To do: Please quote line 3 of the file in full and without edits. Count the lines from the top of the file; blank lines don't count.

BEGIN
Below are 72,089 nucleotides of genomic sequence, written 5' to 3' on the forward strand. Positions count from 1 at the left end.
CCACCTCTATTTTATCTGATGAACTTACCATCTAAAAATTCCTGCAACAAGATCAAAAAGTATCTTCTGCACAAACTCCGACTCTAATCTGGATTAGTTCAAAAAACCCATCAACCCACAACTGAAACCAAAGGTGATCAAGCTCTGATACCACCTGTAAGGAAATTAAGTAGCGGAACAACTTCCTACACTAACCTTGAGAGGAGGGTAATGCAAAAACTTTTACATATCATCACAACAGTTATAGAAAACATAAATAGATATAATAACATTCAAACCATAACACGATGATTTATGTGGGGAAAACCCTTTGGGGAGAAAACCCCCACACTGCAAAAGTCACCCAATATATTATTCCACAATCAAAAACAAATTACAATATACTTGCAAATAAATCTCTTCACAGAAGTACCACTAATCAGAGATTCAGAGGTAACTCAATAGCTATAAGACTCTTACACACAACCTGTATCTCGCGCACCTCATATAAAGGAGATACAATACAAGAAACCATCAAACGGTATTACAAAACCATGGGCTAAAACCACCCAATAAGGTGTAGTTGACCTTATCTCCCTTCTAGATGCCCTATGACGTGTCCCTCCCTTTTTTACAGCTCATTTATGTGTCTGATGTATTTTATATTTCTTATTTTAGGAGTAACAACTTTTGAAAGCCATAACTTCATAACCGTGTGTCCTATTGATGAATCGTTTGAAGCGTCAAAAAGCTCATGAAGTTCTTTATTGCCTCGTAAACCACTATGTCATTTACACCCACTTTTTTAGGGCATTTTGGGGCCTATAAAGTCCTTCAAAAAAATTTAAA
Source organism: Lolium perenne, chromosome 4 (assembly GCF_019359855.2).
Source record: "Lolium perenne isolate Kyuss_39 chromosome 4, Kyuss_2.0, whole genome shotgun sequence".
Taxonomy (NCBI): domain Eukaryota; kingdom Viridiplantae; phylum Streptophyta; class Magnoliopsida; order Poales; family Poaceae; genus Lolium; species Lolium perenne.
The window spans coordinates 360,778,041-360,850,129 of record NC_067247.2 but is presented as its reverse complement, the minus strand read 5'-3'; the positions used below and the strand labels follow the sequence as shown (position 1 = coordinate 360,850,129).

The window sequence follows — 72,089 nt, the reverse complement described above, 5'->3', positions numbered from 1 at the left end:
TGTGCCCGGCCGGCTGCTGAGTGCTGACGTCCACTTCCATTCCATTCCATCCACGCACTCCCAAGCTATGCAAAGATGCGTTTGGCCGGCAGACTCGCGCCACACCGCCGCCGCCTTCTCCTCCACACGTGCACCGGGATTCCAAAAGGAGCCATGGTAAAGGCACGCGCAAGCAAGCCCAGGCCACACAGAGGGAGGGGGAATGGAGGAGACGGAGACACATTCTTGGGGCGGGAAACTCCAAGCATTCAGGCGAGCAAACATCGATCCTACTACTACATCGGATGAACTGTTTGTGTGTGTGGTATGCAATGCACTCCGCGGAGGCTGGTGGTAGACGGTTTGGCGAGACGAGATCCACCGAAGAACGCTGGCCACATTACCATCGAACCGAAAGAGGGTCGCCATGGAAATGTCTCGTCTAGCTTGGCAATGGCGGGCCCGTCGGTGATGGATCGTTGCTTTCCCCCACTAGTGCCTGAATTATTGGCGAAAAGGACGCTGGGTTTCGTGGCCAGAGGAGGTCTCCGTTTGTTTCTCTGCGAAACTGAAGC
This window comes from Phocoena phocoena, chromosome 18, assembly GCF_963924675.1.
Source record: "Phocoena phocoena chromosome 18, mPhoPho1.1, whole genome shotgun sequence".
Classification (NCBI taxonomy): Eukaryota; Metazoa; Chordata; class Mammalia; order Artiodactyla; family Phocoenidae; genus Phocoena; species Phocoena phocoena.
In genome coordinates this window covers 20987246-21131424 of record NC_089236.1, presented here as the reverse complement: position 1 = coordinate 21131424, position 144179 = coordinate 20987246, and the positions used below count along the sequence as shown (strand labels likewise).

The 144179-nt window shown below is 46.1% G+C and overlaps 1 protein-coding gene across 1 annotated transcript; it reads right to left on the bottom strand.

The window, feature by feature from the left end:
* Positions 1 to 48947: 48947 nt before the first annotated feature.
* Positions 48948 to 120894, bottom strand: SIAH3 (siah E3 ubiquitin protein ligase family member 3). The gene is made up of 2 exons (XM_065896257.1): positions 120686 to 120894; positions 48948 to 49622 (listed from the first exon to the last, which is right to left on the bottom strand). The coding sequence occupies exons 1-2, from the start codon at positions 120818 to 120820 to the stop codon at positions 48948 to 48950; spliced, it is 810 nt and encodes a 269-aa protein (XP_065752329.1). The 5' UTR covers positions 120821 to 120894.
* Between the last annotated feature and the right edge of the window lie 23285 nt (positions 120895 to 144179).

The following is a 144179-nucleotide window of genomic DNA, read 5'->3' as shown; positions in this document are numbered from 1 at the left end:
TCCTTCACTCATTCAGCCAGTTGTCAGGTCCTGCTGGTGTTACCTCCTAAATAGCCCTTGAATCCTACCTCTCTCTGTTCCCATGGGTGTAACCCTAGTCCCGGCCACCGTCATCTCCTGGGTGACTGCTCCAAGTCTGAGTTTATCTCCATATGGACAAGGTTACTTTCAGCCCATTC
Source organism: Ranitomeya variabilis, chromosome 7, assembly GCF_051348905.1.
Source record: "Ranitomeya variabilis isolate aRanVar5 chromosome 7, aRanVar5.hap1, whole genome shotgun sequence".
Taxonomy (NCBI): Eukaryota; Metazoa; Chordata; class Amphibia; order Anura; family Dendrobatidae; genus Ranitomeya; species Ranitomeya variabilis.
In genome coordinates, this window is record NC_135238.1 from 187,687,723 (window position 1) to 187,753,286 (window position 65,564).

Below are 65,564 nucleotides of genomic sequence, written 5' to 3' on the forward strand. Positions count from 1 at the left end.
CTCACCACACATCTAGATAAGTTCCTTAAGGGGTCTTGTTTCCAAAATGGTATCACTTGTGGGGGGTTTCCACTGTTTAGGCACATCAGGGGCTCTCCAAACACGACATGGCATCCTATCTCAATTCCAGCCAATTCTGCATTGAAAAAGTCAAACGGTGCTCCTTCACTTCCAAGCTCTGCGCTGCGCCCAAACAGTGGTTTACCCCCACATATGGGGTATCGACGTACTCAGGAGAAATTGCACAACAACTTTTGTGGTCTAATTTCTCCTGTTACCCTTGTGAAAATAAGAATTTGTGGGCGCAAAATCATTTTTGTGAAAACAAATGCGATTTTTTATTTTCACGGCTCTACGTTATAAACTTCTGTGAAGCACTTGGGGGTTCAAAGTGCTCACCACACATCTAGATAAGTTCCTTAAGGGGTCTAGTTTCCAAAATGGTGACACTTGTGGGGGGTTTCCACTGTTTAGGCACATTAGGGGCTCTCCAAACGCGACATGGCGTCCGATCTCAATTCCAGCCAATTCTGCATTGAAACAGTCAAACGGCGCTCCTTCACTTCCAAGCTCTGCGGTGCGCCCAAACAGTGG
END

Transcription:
Source organism: Lolium perenne, chromosome 4 (assembly GCF_019359855.2).